I have been dreaming about a weekend away from my kids pretty much since I had kids. I know, that sounds awful. But prior to becoming a mom, I was the type of person who called in “sick” to work because the Style Network was showing a marathon of America’s Next Top Model. I was not exactly the picture of responsibility. 2am feedings followed by an hour of walking and lulling a crying baby back to sleep were the definition of a rude awakening for me. The promise of a day off took root in my head and grew to mythical proportions. Oh, what rapture, what joy if I could just have one day where I was not on duty.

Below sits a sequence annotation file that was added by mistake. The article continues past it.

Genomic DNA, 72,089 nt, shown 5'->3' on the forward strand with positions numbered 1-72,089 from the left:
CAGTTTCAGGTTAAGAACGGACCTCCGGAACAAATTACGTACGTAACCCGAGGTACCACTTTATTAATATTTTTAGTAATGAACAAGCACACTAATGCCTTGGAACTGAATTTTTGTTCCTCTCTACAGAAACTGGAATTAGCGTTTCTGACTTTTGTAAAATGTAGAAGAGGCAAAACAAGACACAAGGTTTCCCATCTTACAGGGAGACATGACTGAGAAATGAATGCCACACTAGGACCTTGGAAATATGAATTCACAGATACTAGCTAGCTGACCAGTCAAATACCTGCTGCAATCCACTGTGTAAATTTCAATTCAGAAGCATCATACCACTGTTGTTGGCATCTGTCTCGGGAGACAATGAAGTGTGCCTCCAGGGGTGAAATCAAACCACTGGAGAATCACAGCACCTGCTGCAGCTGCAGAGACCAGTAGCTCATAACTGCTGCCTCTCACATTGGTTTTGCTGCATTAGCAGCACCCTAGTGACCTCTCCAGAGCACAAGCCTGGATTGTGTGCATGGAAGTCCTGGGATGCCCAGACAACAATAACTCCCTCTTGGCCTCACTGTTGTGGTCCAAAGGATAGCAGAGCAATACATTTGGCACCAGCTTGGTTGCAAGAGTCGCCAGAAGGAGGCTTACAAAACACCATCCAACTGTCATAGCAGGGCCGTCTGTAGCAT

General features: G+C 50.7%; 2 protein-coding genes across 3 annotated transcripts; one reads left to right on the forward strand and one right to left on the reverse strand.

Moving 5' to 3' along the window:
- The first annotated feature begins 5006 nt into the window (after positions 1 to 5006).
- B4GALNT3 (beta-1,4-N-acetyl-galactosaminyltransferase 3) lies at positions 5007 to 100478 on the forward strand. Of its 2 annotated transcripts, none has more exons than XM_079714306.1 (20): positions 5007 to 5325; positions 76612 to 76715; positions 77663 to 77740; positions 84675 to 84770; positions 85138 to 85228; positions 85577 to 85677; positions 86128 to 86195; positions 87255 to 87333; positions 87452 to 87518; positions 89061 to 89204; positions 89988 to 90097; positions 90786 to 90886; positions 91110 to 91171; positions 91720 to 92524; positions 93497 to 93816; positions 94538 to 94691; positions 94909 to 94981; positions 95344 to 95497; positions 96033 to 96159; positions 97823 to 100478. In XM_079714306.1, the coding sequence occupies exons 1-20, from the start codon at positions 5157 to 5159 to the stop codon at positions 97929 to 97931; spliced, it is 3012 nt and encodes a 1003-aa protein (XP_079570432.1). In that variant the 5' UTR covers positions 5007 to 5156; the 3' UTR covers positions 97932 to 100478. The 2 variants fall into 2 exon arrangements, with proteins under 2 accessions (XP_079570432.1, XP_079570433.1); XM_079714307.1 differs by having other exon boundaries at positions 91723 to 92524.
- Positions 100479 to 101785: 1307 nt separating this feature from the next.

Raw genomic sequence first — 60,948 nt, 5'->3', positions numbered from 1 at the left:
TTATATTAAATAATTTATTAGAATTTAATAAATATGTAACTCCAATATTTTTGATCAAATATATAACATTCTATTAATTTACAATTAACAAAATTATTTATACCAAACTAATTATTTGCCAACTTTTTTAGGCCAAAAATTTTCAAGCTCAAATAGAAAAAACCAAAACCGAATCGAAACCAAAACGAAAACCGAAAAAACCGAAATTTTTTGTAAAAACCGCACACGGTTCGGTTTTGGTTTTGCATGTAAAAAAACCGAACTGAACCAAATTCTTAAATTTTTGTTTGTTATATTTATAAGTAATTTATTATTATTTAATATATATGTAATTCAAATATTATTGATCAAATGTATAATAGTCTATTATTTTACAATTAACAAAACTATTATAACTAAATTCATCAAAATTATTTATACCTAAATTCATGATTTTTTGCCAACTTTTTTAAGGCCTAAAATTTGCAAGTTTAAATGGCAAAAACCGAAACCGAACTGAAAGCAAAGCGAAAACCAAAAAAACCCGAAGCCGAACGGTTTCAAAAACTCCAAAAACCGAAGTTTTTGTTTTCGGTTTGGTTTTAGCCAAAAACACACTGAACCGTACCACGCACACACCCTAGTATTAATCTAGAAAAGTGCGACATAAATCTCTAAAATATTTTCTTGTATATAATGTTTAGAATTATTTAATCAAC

This past weekend, I got not one, not two, but three days off! Before you start frothing at the mouth with jealousy, let me extrapolate on the details.
About six months ago, Ben and I planned a trip to Los Angeles to compete in the Rock and Rock Half Marathon. Our boys would stay with his parents while we were away. They have babysat for us countless times, and are very comfortable taking care of our kids. Liam and Kellen love to hang out at their home. I thought the Eric and Sandy would have some quality time with their grandsons. Liam and Kellen would enjoy being the center of attention, and Mommy and Daddy would get a break. Win, win, win.
On the way to drop off the kids, my thoughts took a morbid turn. What if we got in some horrible accident while driving to California? What if we didn’t live to see our kids again? I had to be sure my last words to them were not “stop picking your nose” or some equivalent.